Top Pakistan diplomat urges flood aid, patience with Taliban

WASHINGTON (AP) — Pakistan's foreign minister says the international community should work with Afghanistan's...

VP Harris seeks computer chip partners in Japan meetings

TOKYO (AP) — Armed with a new law that boosts U.S. support for computer chip manufacturing, Vice President...

EXPLAINER: What's behind strained China-Japan relations

TOKYO (AP) — Japan and China on Thursday mark the 50th anniversary of the 1972 normalization of their ties, but...

Meta disables Russian propaganda network targeting Europe

A sprawling disinformation network originating in Russia sought to use hundreds of fake social media accounts and...

Cuba without electricity after hurricane hammers power grid

HAVANA (AP) — Hurricane Ian knocked out power across all of Cuba and devastated some of the country’s most...

Searchers seek to recover 2 missing in Guatemala sinkhole

GUATEMALA CITY (AP) — The search for a mother and daughter whose car plunged into a huge sinkhole changed to a...

Jim Kuhnhenn the Associated Press

WASHINGTON (AP) -- The dramatic advance of Libyan rebels over the forces of longtime strongman Moammar Gadhafi offers vindication, at least for now, for President Barack Obama's decision to refrain from using U.S. troops on Libyan soil and to let NATO take the lead. But confusion Tuesday over the extent of rebel progress illustrated the uncertain path to stability and the hazards that still face the White House.

How Libya moves away from the current turmoil will present the next challenge for Obama and could determine how the public views not only his foreign policy, but in some measure the U.S. economy as well.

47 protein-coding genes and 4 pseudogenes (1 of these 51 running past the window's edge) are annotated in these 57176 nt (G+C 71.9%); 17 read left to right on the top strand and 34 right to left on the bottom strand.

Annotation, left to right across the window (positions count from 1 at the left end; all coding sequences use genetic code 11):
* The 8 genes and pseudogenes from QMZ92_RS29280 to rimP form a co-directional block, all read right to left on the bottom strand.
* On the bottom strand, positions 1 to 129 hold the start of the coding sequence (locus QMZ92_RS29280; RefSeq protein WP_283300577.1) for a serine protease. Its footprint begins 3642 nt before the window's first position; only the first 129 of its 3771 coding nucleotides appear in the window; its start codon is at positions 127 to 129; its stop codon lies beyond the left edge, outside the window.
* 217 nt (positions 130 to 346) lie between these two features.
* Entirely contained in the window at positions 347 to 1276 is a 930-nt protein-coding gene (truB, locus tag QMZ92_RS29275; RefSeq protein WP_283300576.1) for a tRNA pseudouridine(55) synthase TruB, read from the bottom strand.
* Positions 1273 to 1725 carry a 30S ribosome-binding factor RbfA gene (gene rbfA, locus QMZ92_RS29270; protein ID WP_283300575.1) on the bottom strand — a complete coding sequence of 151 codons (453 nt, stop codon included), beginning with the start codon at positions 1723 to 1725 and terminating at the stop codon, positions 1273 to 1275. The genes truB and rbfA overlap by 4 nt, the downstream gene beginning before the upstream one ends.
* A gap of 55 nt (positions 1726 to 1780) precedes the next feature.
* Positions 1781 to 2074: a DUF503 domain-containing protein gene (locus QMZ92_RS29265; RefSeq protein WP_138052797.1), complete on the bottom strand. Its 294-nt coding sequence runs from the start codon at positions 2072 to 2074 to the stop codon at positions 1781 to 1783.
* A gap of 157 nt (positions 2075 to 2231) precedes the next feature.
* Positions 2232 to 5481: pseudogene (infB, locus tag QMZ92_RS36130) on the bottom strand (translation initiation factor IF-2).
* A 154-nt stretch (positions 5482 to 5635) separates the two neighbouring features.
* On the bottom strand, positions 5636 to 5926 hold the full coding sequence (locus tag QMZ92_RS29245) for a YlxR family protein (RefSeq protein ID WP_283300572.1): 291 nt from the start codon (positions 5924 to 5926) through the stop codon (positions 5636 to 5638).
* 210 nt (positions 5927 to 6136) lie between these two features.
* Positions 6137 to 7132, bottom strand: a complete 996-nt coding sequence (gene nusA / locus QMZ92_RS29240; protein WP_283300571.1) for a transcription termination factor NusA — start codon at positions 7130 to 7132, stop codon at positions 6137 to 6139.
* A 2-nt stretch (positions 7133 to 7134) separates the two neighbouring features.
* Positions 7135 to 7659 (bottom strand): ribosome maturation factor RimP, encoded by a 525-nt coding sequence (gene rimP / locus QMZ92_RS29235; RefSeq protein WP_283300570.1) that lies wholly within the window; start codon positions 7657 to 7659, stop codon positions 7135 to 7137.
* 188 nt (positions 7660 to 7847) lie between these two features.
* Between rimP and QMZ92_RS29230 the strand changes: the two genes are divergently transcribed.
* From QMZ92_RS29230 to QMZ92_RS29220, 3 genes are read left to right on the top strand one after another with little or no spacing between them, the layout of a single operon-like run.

Underscoring the volatility, Gadhafi loyalists struck back at the rebels Tuesday. Questions over the state of play in the fight for the Libyan capital contributed to an uptick in oil prices, after a drop on Monday.

The news for Obama on Monday could not have been better. The Libyan street was euphoric, Gadhafi was in hiding and the price of oil - a contributor to dangerous economic lethargy - was dipping.

"The Libyan intervention demonstrates what the international community can achieve when we stand together as one," Obama said at his vacation retreat in Martha's Vineyard, Mass.

Obama was careful to emphasize that uncertainty remained and that Gadhafi's regime could still pose a threat.

It will take several months even under a stabilized Libya before its oil fields are producing enough crude to start exporting again. But any extra shipments could lower the price of gasoline, which has already come down more than 40 cents a gallon from its peak in May.

Back in March, Obama gambled that the way to confront a potential civilian catastrophe in Libya was to build a coalition of NATO and Arab countries to use airpower ostensibly to protect Libyan citizens from a Gadhafi crackdown. But his intent was clear all along: Gadhafi had to go.

The Libyan leader was deemed a sponsor of terrorism, and his regime in 1986 was found responsible for bombing a Berlin discotheque frequented by U.S. troops. Three people died in the explosion. Two years later, a Libyan agent planted a bomb that blew up Pan Am Flight 103 over Lockerbie, Scotland.